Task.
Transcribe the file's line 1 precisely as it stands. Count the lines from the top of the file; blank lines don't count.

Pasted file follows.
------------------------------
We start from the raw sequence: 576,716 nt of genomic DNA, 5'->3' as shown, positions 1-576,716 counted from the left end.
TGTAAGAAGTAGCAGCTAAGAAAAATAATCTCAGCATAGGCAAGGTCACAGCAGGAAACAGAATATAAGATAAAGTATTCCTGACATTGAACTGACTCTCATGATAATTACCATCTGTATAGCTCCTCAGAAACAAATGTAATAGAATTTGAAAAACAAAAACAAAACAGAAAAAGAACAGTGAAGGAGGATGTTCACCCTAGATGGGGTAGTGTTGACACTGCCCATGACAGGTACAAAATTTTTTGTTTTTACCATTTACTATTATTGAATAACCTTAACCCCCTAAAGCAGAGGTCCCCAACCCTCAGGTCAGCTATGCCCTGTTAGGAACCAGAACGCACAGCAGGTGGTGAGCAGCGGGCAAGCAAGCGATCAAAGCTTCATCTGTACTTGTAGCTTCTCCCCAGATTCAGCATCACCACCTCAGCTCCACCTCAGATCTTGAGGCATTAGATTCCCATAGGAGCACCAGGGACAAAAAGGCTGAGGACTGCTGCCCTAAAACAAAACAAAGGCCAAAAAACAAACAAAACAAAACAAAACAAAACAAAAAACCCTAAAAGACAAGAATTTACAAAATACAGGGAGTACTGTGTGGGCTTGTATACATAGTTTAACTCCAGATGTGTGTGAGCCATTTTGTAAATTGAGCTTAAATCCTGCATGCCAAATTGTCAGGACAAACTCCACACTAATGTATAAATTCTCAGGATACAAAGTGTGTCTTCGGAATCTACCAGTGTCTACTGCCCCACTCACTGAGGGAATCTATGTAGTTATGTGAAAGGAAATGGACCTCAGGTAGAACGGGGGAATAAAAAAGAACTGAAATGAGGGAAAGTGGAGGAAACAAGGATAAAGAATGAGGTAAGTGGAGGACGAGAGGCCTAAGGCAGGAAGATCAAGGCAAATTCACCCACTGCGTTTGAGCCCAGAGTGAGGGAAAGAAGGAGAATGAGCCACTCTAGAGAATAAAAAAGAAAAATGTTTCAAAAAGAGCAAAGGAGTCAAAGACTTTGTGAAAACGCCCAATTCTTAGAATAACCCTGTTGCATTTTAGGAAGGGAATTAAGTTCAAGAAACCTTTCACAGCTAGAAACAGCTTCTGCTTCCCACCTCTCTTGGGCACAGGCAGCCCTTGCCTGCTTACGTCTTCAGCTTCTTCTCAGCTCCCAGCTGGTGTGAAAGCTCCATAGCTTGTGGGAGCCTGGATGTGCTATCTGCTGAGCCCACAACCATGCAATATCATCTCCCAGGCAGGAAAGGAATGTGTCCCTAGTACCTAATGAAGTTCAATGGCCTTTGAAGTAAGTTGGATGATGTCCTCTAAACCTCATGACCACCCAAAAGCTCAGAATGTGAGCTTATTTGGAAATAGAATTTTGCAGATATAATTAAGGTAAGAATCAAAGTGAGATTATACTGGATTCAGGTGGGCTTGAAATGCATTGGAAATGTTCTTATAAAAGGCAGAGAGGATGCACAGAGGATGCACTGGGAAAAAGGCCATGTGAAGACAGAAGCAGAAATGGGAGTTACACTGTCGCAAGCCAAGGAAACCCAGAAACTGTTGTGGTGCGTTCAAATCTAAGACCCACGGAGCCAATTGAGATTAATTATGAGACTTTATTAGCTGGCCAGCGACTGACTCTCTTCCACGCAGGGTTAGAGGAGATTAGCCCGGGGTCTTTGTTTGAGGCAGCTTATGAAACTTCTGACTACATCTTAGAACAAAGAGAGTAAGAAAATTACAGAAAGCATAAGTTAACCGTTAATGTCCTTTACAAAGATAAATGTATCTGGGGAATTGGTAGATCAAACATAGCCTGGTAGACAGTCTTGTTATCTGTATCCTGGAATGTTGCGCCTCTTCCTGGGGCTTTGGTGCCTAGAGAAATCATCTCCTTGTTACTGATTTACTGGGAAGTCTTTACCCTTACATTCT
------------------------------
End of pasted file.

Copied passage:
We start from the raw sequence: 576,716 nt of genomic DNA, 5'->3' as shown, positions 1-576,716 counted from the left end.